In the field of machine learning (ML), the effectiveness and accuracy of any model heavily depend on the quality of the data it’s trained on, emphasizing the critical importance of Exploratory Data Analysis (EDA). With Python and its powerful libraries like Pandas, NumPy, and Matplotlib, EDA can now be conducted with unprecedented efficiency. In this article, we explore a “Rapid-Fire EDA Process” that leverages Python’s capabilities to swiftly explore and preprocess datasets for ML implementation.

Through practical examples and code snippets, we aim to empower readers with the knowledge and techniques necessary to accelerate their EDA workflow and pave the way for successful ML implementations.

- Understand how a machine learning process works.
- Understand what Exploratory Data Analysis (EDA) is.
- Learn to perform the rapid-fire EDA process using Python.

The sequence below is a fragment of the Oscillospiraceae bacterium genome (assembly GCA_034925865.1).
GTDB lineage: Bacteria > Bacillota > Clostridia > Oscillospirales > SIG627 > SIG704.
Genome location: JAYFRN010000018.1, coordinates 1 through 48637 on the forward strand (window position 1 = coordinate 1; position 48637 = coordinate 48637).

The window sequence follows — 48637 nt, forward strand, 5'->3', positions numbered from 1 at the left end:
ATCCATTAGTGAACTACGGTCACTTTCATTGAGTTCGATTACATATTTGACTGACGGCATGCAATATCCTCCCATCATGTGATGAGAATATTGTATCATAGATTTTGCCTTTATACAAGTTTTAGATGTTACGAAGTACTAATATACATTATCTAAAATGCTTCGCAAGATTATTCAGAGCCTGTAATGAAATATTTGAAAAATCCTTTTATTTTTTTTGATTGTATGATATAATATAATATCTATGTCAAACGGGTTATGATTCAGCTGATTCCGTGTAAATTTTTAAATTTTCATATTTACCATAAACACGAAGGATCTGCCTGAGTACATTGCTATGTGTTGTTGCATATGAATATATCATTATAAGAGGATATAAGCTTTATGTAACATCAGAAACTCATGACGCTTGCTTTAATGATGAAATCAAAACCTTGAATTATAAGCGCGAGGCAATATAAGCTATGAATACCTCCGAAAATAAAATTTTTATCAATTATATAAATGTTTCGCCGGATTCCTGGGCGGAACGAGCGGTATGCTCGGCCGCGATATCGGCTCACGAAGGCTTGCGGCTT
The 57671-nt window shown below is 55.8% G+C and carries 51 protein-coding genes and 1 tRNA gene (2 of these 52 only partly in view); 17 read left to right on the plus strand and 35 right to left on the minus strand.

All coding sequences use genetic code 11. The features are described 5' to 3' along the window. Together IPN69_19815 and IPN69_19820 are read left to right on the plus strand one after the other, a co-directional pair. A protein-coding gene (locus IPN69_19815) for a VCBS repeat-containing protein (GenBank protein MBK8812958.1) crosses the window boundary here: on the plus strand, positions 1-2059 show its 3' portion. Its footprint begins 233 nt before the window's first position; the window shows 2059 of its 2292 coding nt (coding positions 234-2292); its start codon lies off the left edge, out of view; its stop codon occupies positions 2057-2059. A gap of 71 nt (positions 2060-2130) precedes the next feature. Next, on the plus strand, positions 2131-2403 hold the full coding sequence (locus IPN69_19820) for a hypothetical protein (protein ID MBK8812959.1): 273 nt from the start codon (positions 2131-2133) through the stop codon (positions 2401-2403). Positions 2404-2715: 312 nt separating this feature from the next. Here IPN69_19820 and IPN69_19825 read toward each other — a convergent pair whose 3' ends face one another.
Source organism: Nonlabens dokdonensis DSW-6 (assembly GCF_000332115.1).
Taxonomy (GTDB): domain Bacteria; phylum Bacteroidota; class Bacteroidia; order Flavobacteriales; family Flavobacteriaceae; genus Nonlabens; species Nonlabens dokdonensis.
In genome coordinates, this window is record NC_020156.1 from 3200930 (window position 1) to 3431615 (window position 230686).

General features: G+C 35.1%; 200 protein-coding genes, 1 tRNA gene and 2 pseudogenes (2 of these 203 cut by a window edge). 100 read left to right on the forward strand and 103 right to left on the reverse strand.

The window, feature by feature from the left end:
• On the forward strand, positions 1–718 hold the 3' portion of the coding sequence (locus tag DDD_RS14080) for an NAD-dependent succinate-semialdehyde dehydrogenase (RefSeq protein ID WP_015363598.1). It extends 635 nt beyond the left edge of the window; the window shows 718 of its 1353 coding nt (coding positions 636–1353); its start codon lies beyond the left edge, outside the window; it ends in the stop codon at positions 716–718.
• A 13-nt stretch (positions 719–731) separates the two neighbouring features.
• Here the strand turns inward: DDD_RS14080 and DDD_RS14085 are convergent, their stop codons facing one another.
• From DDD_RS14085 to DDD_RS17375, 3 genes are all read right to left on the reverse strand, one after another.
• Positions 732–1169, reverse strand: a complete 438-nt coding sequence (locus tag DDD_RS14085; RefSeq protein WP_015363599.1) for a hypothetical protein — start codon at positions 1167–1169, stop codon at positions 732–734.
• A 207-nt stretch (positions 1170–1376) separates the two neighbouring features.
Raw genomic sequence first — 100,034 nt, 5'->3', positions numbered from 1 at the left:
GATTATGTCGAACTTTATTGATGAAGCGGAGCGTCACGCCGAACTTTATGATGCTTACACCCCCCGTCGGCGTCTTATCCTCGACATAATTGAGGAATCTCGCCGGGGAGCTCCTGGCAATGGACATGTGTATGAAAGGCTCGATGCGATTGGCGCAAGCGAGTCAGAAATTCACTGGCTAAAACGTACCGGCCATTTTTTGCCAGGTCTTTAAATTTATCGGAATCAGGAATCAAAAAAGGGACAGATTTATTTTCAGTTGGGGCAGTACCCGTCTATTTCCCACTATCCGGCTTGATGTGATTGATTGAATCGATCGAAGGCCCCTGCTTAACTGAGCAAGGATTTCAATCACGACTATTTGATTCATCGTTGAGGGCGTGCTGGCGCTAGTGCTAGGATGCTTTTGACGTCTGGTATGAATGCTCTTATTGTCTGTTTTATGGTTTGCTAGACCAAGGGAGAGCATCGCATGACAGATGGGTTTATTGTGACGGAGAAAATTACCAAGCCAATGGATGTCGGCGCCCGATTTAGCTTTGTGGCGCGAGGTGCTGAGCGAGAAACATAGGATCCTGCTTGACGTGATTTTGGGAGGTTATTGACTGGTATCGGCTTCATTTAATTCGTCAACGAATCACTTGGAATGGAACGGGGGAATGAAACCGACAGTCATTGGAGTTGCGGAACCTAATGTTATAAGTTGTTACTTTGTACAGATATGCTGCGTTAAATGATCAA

**This article was published as a part of the ****Data Science Blogathon.**

*When a customer wants to implement ML(Machine Learning) for the identified business problem(s) after multiple discussions along with the following stakeholders from both sides – Business, Architect, Infrastructure, Operations, and others. This is quite normal for any new product/application development. *

But in the ML world, this is quite different. because, for new application development, we have to have a set of requirements in the form of sprint plans or traditional SDLC form and it depends on the customer for the next release plan.

But in ML implementation, as a Data Scientist, we need to initiate the below activity first.

- Organization’s key application(s) – it would be internal or external applications or websites
- It would be streaming data from the web (Twitter/Facebook – any Social media)